Ear pads Polyurethane (leather type)
Weight 285 g (excluding cable)
Included accessories φ6.3 mm standard stereo adapter (gold-plated, screw type) and carrying pouch
The king is dead, long live the king? Sitting between the HDJ-500 and HDJ-2000s, these look to be the logical successor to the HDJ-1000. We can but hope – those cans are getting old, and no amount of wacky paint jobs is making them look like part of the new era of Pioneer headphones.


They do seem to take their design lead from the 2000s, but revert to a more familiar hinge mechanism. The HDJ-1000 look is there, but updated – this I suspect is to appeal to the huge user base who are looking for an update to the HDJ-1000s, but don’t really want to stray too far familiar territory or brand.
I like the specs, but it’s the detail that counts. All new isolation technology, replaceable pads and cables, as well as an optional hard case – and available in black and silver. Which would you choose?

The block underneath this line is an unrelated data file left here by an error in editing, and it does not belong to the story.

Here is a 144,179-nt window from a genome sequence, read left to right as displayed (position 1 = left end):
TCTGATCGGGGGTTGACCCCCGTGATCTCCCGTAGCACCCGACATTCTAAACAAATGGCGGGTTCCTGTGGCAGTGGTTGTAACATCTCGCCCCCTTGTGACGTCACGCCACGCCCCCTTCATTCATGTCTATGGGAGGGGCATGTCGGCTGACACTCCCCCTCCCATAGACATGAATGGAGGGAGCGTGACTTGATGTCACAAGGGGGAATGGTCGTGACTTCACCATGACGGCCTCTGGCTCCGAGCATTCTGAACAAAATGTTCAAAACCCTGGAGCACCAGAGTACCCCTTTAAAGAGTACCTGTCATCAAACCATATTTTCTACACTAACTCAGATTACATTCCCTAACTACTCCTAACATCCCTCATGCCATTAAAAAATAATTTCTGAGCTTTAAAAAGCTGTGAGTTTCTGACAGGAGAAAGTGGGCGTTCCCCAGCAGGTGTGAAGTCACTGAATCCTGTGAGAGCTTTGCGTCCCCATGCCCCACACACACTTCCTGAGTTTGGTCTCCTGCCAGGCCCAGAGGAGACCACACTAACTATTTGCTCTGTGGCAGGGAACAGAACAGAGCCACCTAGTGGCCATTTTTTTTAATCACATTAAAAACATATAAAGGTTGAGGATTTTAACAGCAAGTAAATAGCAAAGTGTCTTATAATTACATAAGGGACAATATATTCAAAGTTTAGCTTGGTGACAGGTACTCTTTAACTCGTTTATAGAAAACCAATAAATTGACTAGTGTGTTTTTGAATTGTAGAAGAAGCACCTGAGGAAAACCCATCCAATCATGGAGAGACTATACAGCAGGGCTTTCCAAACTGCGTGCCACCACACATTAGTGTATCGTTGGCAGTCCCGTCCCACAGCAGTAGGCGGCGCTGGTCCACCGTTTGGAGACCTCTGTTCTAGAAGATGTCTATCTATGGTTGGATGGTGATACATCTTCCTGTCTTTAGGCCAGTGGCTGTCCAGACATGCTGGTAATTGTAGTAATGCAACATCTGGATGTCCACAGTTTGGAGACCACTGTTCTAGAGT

I’m certainly looking forward to testing them – I liked the HDJ-500 once they’d been fixed, and loved the HDJ-2000 which I’ve previously described as “head sex”. The HDJ-1500 have a lot to live up to – not just sitting comfortably in current range, but also matching up to the legacy of the venerable HDJ-1000.
Still waiting for confirmed global prices, but Pioneer USA list these as $209 suggested retail price. So my guess is a street price no more that $199, but possibly lower.
UPDATE: £149/€189 prices confirmed.















 

Turntablist Video Friday: On Da Spin


I'm bringing back the Turntablist Video Friday series due to popular demand, but this week we are kicking it off with something a little different than usual. There is a new web DJ video series coming out called "On Da Spin". During this online series, there will be feature interviews along with other footage from known and unknown DJ's. Each webisode will showcase the DJ and gives them a chance to give their opinion and insight on their musical experiences. This first webisode features DJ Mel B! Check out the video and see for yourself.




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Pioneer DJ Wins 5 Awards at WMC 2012